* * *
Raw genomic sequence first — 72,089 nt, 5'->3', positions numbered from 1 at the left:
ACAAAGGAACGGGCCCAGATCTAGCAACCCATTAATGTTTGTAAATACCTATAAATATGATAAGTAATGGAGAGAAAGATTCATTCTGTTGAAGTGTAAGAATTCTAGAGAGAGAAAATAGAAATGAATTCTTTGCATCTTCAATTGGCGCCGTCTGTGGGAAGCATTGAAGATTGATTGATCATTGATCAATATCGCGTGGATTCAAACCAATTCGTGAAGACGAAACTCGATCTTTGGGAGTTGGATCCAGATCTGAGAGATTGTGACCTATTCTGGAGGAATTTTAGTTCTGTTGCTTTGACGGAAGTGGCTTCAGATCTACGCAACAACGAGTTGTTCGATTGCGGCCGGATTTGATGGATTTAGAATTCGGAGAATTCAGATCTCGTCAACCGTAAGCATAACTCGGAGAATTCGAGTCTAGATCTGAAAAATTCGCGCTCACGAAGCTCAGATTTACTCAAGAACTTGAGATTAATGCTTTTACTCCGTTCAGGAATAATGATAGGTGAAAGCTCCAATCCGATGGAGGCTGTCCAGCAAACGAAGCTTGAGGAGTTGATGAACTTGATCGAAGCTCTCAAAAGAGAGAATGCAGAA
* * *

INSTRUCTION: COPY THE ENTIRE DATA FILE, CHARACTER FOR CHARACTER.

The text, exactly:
Raw genomic sequence first — 72,089 nt, 5'->3', positions numbered from 1 at the left:
ACAAAGGAACGGGCCCAGATCTAGCAACCCATTAATGTTTGTAAATACCTATAAATATGATAAGTAATGGAGAGAAAGATTCATTCTGTTGAAGTGTAAGAATTCTAGAGAGAGAAAATAGAAATGAATTCTTTGCATCTTCAATTGGCGCCGTCTGTGGGAAGCATTGAAGATTGATTGATCATTGATCAATATCGCGTGGATTCAAACCAATTCGTGAAGACGAAACTCGATCTTTGGGAGTTGGATCCAGATCTGAGAGATTGTGACCTATTCTGGAGGAATTTTAGTTCTGTTGCTTTGACGGAAGTGGCTTCAGATCTACGCAACAACGAGTTGTTCGATTGCGGCCGGATTTGATGGATTTAGAATTCGGAGAATTCAGATCTCGTCAACCGTAAGCATAACTCGGAGAATTCGAGTCTAGATCTGAAAAATTCGCGCTCACGAAGCTCAGATTTACTCAAGAACTTGAGATTAATGCTTTTACTCCGTTCAGGAATAATGATAGGTGAAAGCTCCAATCCGATGGAGGCTGTCCAGCAAACGAAGCTTGAGGAGTTGATGAACTTGATCGAAGCTCTCAAAAGAGAGAATGCAGAA